Biochemical analysis of a blood meal-induced Aedes aegypti glutamine synthetase gene.

Insect biochemistry and molecular biology

PubMedID: 9887510

Smartt CT, Chiles J, Lowenberger C, Christensen BM. Biochemical analysis of a blood meal-induced Aedes aegypti glutamine synthetase gene. Insect Biochem Mol Biol. 1998;28(12):935-45.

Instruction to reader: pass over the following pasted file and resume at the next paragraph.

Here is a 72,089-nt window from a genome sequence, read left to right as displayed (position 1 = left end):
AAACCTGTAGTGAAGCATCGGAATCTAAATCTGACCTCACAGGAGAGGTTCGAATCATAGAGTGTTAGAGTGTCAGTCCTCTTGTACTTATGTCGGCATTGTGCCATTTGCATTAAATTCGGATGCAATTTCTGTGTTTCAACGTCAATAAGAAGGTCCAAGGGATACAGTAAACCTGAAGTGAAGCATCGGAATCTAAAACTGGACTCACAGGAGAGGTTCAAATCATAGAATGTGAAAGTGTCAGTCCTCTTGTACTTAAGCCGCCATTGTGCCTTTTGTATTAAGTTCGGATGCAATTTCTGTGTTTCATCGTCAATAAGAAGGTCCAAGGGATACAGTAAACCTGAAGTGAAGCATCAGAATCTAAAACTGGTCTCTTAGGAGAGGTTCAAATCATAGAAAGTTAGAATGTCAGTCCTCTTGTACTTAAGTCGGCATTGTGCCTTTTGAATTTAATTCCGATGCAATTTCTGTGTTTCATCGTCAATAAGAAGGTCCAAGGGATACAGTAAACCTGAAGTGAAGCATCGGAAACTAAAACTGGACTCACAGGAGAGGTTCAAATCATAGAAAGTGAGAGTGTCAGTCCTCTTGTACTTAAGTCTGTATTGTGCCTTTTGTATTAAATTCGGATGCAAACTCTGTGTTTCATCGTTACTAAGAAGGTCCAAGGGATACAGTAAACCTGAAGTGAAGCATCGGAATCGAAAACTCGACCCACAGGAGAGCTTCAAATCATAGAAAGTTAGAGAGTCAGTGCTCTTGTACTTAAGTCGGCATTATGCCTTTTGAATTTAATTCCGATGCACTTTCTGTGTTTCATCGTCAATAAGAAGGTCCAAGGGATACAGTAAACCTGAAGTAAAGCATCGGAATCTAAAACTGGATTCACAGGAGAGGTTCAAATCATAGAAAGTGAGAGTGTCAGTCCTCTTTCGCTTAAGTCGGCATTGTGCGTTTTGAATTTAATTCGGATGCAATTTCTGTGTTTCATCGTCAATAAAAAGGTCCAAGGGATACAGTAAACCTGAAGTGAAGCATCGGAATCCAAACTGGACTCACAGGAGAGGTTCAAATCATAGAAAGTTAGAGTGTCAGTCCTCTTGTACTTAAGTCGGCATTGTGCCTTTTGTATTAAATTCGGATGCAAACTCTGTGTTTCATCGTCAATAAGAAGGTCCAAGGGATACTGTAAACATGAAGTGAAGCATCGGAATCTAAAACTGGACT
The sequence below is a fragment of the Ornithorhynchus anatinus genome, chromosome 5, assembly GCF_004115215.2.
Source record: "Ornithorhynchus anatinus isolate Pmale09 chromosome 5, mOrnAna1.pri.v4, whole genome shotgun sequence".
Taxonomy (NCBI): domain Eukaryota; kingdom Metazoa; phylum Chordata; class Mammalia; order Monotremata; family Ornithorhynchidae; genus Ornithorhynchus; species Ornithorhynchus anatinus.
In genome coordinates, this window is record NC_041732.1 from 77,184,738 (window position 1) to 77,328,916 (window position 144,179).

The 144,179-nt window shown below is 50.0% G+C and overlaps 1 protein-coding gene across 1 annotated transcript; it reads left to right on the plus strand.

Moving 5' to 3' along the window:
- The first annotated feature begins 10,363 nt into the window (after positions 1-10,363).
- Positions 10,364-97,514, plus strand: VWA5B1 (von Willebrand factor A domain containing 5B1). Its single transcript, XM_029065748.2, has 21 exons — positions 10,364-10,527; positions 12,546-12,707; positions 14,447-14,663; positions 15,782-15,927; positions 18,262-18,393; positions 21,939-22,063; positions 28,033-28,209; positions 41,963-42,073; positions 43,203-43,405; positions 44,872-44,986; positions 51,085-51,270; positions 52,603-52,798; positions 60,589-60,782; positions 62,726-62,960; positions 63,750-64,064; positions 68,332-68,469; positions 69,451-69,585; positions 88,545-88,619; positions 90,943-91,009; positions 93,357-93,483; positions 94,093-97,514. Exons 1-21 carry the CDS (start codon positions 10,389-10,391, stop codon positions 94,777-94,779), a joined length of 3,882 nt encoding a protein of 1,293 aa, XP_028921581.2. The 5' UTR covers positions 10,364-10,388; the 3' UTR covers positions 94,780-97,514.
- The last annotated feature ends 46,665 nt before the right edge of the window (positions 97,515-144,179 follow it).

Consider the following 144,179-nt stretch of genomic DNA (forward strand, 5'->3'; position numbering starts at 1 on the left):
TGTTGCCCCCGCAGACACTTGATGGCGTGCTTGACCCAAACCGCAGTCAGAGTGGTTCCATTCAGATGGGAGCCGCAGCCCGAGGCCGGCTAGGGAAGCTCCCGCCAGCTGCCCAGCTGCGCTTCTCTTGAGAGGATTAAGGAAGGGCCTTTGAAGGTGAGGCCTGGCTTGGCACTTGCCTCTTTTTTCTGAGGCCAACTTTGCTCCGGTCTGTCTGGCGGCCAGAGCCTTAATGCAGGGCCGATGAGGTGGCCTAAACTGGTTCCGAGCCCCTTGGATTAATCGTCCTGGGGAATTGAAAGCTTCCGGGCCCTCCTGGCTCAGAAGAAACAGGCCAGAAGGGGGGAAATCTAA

Glutamine synthetase (GS) in the mosquito, Aedes aegypti, is induced in the midgut following a blood meal. Mosquito GS message is detected as soon as 1 h post-blood feeding and remains stable for 18 h. Using a PCR product encoding mosquito GS, a lambda gt10 adult female mosquito cDNA library was screened. A cDNA clone, pCl5A2, encoding the full translation product of mosquito GS was isolated and sequence analyses performed. Mosquito GS cDNA is 2.5 kb in length and its putative translation product shares all the conserved regions characteristic of the GS gene family, including the presumed ATP biding site. Glutamine synthetase activity in the mosquito midgut is highest at 18 h post-blood feeding. Activity can be detected over a broad pH range, from 6.0 to 7.5. Unlike other cellular GS enzymes, mosquito GS is not active in the presence of ATP. Very low dosages (0.05 mM) of L-methionine S-sulfoximine are sufficient to partially inhibit mosquito GS activity. Inhibition of GS disrupts the normal formation of the midgut peritrophic matrix, suggesting that GS enzyme might be involved in the initial pathway of chitin synthesis. The unique expression pattern and inducible nature of the mosquito GS gene make it an interesting candidate for studying promoter function. Additionally, the blood meal activation of the GS gene makes this a potentially valuable tool in mosquito transformation studies.